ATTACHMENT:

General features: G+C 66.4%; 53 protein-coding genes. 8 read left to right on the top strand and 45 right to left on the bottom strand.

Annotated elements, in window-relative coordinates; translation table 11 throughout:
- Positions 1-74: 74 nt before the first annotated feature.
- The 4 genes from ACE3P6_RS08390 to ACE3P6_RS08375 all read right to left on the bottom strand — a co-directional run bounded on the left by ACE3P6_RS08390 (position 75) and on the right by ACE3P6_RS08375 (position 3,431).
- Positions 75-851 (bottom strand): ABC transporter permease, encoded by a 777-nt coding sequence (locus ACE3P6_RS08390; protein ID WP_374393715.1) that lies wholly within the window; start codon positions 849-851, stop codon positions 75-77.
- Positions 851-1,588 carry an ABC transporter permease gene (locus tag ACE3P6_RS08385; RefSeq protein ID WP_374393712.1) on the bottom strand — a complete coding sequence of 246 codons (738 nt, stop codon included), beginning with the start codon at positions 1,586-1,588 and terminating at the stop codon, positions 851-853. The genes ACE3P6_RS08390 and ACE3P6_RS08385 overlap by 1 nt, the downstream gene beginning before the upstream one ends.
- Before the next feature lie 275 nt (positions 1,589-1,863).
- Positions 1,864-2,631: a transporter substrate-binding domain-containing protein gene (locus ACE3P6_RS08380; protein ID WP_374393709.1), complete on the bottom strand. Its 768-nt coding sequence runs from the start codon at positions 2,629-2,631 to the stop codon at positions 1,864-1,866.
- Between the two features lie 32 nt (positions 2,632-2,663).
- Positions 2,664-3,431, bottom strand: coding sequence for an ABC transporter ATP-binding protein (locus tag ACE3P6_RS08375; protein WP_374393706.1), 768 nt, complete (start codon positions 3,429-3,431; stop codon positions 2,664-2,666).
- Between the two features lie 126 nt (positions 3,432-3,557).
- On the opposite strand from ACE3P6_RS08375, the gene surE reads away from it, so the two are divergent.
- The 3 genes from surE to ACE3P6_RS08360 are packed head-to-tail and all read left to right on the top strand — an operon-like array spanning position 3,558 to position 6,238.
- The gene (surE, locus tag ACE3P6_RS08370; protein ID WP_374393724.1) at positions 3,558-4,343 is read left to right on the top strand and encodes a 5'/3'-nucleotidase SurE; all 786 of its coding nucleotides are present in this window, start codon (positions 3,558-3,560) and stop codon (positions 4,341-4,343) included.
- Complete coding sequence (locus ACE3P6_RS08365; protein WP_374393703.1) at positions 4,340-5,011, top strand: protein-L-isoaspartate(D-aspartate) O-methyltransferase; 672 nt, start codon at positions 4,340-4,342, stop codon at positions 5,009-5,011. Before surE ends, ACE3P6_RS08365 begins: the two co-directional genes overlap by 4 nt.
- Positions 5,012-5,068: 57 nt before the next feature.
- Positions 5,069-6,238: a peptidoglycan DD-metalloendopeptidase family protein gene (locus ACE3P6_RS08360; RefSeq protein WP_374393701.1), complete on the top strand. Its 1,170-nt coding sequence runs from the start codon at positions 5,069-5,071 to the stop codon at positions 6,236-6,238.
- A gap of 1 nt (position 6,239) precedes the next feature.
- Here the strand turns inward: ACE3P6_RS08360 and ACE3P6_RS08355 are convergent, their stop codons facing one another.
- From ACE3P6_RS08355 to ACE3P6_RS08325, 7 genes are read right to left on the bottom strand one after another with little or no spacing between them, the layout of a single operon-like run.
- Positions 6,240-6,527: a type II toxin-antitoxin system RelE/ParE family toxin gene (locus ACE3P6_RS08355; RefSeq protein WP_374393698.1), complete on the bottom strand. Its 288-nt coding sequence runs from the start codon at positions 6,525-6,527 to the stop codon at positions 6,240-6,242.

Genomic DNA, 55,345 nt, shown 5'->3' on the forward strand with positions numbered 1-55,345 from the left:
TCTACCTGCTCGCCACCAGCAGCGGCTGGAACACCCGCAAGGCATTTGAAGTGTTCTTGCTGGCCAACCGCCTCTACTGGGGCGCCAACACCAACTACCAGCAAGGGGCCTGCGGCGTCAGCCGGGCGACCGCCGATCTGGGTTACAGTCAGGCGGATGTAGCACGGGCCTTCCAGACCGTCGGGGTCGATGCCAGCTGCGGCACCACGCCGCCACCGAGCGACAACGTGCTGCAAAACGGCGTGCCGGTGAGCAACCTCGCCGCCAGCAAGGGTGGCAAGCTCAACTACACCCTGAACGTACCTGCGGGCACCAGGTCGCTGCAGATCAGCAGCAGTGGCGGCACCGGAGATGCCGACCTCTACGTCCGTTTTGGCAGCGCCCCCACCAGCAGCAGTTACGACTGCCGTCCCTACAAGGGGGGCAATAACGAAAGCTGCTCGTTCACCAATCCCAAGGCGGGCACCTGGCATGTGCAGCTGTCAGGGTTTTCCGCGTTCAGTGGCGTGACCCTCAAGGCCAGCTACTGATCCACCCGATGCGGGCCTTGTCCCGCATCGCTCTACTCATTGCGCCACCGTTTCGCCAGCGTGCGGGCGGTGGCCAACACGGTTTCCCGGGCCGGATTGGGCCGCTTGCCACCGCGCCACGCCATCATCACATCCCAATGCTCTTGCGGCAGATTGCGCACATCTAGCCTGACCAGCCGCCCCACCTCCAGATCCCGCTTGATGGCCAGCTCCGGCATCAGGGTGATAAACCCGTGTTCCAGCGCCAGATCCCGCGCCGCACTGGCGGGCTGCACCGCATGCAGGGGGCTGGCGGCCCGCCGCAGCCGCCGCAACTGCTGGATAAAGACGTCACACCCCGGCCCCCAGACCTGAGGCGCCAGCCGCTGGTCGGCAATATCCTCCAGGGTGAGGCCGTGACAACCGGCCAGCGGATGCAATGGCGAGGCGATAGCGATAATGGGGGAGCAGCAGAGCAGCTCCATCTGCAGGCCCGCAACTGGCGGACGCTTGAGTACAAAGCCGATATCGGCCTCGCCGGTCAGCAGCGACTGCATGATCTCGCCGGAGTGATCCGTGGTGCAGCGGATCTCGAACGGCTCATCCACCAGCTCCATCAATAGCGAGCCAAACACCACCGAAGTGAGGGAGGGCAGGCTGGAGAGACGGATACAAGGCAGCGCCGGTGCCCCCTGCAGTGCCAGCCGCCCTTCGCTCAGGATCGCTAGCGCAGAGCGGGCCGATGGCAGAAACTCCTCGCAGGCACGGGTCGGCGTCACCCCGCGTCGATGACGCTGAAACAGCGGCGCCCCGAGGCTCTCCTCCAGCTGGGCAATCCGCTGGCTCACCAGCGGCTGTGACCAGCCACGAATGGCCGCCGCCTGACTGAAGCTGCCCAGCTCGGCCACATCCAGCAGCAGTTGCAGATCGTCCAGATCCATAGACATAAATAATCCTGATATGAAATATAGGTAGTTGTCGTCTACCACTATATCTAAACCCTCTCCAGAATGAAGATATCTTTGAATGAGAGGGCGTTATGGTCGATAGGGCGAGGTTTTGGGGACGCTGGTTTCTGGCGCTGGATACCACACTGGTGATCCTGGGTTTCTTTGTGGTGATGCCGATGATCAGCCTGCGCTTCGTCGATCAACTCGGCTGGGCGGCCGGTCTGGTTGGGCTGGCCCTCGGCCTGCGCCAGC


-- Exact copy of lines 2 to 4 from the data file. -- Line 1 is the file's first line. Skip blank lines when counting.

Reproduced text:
Annotated elements, in window-relative coordinates; translation table 11 throughout:
- Positions 1-74: 74 nt before the first annotated feature.
- The 4 genes from ACE3P6_RS08390 to ACE3P6_RS08375 all read right to left on the bottom strand — a co-directional run bounded on the left by ACE3P6_RS08390 (position 75) and on the right by ACE3P6_RS08375 (position 3,431).